'Top Chef': Pablo Picasso versus Norman Rockwell
This week on Bravo's "Top Chef," yet another admirer made reference to Michael Voltaggio being similar to Picasso. True, he's innovative, but it's Kevin Gillespie's Rockwellian classic American culinary art (and a down-home personality to match) that may win judges over.
Michael V.'s unabashed confidence works to his advantage in the kitchen, but it doesn't do much for endearing him to an audience. Mike Isabella suffered the same last night, boasting that at his restaurant, "20 of the 60 dishes were vegetarian," so he had nothing to worry about. Wrong.
Where Michael's cooking can be complicated and highly conceptual, Kevin's is sensible and personal, each dish relating to family history (his grandmother's big breakfasts inspired this week's TV-dinner quickfire dish) or personal experience (he's no vegetarian but has abstained from meat during Lent, which inspired the entree prepared for Natalie Portman's veggie dinner party). He seemed more excited that his grandmother might someday be able to purchase one of his "Sopranos"-inspired "Top Chef" TV dinners than the quickfire win itself.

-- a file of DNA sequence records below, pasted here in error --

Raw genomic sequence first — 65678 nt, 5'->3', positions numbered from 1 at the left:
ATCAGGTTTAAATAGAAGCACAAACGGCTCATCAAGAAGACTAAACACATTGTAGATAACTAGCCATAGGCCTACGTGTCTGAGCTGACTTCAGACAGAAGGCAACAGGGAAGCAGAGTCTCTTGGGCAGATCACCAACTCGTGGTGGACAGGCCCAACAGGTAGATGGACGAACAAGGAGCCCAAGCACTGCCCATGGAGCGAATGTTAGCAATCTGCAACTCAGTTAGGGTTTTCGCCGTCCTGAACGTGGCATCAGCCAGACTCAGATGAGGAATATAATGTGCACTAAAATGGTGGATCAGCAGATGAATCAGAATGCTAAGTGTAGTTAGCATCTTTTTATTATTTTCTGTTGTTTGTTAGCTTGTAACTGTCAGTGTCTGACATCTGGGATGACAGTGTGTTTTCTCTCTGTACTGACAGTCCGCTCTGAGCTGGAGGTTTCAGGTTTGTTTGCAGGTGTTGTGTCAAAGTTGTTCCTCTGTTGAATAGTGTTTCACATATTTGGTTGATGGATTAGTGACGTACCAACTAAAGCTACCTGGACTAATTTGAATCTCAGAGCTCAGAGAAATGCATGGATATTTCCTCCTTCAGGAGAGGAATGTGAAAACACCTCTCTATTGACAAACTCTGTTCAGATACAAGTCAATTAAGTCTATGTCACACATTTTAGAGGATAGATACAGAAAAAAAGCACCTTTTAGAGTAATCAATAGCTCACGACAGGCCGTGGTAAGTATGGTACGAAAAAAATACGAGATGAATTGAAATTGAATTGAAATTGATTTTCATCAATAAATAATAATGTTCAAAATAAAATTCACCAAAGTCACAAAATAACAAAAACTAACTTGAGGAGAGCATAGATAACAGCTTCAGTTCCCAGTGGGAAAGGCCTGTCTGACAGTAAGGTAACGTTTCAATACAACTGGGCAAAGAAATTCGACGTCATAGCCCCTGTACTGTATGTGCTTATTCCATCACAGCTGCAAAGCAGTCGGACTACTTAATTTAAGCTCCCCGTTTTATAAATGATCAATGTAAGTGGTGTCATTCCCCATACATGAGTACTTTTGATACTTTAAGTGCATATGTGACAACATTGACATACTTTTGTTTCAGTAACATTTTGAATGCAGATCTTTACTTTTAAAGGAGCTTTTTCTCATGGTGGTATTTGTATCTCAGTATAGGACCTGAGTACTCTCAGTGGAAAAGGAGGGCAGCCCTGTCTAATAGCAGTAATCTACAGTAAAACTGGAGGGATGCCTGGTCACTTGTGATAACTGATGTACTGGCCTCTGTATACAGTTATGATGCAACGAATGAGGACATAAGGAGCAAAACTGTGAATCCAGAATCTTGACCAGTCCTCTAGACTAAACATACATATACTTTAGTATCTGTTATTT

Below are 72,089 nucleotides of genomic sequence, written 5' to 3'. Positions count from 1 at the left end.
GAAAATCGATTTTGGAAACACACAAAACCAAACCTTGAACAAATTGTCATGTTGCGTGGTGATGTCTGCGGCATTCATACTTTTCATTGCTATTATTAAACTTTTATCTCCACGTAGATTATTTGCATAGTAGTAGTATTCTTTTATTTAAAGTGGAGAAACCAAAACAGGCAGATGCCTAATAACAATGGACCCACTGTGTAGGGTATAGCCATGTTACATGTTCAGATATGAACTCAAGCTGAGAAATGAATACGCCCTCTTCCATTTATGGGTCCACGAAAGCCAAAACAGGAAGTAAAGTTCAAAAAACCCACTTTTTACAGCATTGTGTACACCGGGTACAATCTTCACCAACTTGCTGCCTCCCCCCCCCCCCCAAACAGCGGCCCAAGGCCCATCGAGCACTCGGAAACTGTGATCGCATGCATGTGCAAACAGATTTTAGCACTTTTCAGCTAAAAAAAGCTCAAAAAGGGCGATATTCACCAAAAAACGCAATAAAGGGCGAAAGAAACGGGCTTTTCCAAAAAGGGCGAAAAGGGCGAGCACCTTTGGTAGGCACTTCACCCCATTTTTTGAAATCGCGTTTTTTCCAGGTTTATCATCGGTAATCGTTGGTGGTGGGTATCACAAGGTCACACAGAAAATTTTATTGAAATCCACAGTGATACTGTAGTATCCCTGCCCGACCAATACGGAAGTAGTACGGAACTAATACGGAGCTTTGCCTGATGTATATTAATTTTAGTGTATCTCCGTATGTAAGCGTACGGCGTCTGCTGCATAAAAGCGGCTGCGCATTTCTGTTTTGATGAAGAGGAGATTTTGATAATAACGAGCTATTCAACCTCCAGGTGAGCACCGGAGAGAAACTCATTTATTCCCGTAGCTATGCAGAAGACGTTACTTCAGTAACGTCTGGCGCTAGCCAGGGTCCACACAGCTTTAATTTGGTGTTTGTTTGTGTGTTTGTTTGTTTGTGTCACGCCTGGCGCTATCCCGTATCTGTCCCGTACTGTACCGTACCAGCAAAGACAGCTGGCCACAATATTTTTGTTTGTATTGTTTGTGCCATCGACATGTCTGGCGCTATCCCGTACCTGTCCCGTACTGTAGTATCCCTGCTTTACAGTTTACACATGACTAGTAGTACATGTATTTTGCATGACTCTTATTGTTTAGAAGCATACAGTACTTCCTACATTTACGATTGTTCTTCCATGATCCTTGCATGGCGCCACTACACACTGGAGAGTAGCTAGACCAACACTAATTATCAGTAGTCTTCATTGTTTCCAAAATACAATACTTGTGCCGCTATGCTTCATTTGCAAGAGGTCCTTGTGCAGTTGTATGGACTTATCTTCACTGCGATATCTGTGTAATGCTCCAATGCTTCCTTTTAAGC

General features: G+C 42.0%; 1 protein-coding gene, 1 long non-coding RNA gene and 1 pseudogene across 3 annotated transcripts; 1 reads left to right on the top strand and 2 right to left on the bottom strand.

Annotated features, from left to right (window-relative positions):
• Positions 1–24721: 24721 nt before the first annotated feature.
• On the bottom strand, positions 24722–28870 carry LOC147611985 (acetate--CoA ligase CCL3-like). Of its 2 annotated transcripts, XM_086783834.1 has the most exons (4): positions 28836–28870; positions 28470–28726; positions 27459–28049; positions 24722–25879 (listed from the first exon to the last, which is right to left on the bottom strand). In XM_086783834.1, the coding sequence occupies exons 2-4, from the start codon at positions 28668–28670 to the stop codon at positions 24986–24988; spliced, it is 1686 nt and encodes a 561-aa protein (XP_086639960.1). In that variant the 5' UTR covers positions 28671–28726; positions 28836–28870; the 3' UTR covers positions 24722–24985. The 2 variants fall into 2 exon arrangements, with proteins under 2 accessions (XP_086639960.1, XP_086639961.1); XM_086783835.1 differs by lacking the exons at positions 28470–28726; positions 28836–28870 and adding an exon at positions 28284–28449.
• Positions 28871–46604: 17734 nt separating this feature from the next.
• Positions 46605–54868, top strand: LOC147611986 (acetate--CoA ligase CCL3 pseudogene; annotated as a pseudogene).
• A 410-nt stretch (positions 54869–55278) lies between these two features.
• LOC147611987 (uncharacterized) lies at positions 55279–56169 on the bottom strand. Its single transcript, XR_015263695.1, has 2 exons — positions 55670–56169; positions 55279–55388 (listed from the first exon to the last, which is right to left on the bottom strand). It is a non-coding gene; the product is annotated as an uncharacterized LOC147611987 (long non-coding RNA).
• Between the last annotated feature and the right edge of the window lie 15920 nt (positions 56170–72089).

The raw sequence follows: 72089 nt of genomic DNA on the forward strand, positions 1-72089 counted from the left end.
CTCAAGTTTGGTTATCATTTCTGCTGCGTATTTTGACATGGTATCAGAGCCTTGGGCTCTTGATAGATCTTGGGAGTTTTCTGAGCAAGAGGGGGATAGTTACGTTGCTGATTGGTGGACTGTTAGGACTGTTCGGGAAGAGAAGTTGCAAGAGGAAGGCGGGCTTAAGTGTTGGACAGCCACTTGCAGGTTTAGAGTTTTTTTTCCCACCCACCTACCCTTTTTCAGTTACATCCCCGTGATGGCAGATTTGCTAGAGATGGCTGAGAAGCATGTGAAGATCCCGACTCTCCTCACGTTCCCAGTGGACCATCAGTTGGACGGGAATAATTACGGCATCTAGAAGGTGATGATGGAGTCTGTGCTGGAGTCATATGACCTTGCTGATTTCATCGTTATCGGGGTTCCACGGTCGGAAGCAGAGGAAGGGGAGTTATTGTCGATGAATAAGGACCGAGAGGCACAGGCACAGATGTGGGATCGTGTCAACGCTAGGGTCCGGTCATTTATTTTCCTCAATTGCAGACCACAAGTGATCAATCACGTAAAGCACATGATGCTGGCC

The mushrooms, smoked kale, candied garlic and turnip puree he made for Portman evoked Rockwell's bucolic portraits of classic Americana. In an era when people are struggling, maybe even a starlet is searching for the comfort, simplicity and nostalgia that Kevin delivers.
-- Krista Simmons
Photos: Top: "Weeping Woman" by Pablo Picasso courtesy of Tate Gallery, London. Bottom: "Freedom From Want" by Norman Rockwell courtesy of Curtis Publishing Co.